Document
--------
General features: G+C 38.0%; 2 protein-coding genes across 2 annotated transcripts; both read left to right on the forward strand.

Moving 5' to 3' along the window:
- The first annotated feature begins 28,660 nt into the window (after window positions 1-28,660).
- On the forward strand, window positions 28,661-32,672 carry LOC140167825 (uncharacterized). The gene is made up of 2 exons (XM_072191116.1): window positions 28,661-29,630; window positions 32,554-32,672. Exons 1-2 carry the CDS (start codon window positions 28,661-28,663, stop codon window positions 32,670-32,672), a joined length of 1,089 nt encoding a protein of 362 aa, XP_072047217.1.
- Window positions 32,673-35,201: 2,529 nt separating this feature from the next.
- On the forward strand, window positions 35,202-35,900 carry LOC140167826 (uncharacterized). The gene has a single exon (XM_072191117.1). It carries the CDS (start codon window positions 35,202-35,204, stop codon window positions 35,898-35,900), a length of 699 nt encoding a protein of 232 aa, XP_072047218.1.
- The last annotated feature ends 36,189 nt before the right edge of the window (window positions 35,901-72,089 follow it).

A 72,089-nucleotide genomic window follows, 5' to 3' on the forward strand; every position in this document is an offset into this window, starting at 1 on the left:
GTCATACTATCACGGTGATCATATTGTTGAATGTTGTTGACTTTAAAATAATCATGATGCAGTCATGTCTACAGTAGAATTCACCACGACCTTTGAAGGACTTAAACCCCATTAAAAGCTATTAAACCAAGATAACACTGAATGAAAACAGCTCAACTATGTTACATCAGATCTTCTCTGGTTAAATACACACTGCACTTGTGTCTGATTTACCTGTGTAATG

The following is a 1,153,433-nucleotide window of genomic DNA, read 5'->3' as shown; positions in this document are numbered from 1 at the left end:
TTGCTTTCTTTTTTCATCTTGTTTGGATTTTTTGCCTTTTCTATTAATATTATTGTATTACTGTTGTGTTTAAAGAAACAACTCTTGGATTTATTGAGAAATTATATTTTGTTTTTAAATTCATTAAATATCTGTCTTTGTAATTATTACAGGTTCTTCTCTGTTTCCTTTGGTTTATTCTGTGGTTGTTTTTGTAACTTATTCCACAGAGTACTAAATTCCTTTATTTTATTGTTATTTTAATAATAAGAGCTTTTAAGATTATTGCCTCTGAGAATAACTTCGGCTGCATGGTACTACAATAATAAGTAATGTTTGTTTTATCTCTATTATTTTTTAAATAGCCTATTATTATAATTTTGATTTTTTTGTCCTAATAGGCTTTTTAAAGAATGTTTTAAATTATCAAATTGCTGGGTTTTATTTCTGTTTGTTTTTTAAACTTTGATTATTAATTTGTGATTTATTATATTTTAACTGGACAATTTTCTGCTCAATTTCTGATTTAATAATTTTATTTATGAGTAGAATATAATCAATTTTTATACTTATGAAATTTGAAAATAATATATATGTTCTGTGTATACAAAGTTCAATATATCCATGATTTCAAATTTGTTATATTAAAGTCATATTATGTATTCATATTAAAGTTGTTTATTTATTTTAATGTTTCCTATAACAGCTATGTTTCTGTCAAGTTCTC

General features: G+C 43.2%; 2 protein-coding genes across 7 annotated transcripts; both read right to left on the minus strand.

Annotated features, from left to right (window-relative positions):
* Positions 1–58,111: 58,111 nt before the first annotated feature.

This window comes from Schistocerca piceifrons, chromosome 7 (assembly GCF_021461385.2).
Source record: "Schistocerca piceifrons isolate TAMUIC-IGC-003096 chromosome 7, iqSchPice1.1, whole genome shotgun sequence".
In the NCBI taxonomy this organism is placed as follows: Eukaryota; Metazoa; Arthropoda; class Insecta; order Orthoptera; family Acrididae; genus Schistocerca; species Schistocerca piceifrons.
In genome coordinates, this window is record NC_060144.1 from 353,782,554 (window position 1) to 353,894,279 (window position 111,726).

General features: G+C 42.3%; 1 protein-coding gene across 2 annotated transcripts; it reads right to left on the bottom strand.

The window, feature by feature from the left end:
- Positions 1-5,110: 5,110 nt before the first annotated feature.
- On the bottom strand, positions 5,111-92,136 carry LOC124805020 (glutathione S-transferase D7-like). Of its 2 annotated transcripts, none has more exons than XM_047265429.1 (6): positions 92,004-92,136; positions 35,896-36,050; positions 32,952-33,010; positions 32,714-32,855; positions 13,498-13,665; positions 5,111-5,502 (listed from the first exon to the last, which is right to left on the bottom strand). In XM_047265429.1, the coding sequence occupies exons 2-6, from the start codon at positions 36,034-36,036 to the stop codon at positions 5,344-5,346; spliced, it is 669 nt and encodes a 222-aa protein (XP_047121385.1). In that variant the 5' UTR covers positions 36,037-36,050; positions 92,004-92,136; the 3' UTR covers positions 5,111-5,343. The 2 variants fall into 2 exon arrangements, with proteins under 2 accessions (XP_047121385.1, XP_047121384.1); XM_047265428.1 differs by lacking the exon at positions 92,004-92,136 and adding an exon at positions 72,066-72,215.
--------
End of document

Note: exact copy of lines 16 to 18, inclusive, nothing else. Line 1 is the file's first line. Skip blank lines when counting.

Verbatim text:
Source record: "Schistocerca piceifrons isolate TAMUIC-IGC-003096 chromosome 7, iqSchPice1.1, whole genome shotgun sequence".
In the NCBI taxonomy this organism is placed as follows: Eukaryota; Metazoa; Arthropoda; class Insecta; order Orthoptera; family Acrididae; genus Schistocerca; species Schistocerca piceifrons.
In genome coordinates, this window is record NC_060144.1 from 353,782,554 (window position 1) to 353,894,279 (window position 111,726).